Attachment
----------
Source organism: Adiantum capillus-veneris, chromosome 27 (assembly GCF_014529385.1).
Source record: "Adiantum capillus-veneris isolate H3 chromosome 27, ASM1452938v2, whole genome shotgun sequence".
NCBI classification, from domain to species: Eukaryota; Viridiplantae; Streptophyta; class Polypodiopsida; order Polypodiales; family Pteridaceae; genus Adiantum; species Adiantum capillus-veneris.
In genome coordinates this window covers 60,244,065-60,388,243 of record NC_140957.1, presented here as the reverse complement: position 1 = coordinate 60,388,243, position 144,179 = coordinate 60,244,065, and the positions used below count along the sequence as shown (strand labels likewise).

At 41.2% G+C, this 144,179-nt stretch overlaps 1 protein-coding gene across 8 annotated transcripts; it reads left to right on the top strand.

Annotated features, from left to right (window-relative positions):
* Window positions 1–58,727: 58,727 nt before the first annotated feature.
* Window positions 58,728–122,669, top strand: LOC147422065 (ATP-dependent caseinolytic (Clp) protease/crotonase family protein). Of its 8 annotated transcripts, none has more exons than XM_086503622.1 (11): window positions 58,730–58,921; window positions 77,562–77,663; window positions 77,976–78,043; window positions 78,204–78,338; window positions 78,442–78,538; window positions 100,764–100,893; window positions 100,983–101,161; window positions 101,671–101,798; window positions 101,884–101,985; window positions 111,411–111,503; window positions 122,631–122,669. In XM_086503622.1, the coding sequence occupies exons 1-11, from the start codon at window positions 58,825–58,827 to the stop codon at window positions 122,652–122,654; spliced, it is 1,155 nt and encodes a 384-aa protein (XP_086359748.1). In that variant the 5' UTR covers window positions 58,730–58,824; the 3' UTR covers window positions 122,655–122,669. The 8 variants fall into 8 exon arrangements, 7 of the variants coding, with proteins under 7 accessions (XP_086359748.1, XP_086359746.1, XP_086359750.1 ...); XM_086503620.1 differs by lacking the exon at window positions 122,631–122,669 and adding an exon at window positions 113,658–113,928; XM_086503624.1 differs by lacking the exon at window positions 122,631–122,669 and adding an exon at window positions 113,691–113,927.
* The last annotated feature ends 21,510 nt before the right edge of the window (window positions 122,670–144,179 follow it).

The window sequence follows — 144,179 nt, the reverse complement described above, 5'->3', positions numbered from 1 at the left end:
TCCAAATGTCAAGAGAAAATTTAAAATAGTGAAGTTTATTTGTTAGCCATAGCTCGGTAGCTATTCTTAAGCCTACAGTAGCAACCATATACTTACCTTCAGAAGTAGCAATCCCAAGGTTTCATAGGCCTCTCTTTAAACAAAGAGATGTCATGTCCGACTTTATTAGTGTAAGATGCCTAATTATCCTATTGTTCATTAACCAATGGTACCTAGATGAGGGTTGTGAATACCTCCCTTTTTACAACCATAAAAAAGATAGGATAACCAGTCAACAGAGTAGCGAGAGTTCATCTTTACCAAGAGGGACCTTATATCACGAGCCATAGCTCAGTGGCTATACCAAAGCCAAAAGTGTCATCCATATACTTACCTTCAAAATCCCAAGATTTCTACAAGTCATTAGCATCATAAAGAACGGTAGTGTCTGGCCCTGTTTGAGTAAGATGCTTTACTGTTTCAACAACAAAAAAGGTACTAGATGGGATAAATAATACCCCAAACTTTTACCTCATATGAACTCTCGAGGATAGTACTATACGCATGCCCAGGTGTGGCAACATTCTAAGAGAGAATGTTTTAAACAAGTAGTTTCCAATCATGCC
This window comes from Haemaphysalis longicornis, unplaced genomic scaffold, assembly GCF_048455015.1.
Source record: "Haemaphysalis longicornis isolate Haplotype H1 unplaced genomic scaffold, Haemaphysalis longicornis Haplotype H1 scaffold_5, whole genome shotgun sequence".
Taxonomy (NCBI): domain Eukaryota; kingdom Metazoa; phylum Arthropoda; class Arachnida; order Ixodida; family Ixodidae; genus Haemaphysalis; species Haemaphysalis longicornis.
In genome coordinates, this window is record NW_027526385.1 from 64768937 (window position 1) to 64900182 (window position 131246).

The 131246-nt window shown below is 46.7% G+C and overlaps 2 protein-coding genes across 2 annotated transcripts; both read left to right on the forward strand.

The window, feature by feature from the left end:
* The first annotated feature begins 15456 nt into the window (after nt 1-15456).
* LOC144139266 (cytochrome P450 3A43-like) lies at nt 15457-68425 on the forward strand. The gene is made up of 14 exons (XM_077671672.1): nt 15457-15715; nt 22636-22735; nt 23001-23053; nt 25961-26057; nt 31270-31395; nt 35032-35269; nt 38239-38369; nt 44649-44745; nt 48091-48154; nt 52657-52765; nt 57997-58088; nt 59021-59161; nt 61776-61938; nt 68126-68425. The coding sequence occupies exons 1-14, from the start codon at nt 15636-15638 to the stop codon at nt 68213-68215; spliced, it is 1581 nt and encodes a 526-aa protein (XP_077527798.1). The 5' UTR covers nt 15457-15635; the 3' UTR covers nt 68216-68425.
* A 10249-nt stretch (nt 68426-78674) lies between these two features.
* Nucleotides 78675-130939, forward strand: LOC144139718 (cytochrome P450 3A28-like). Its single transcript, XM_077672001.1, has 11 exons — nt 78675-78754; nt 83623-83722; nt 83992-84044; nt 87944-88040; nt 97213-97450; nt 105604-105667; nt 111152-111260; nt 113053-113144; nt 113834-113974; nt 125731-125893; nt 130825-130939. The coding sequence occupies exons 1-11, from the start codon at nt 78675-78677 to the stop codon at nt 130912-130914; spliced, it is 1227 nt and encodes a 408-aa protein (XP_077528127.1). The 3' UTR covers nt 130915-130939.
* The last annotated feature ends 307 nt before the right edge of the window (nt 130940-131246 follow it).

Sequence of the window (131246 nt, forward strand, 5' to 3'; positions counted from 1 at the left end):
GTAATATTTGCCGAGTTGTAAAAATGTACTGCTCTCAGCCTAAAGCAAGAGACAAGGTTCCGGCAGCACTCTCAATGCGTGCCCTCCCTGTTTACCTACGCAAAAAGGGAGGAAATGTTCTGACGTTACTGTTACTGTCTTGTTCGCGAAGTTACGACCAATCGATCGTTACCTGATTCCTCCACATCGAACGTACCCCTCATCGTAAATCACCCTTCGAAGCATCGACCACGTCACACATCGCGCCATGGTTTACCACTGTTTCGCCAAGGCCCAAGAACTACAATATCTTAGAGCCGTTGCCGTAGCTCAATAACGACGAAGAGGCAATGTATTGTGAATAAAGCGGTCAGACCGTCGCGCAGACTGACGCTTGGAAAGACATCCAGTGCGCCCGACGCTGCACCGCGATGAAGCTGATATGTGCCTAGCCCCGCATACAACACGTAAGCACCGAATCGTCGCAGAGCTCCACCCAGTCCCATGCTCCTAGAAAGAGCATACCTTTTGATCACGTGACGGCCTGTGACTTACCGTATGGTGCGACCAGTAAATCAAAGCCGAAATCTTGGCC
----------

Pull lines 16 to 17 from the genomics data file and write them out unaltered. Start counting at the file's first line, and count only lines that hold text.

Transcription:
The 131246-nt window shown below is 46.7% G+C and overlaps 2 protein-coding genes across 2 annotated transcripts; both read left to right on the forward strand.

The window, feature by feature from the left end: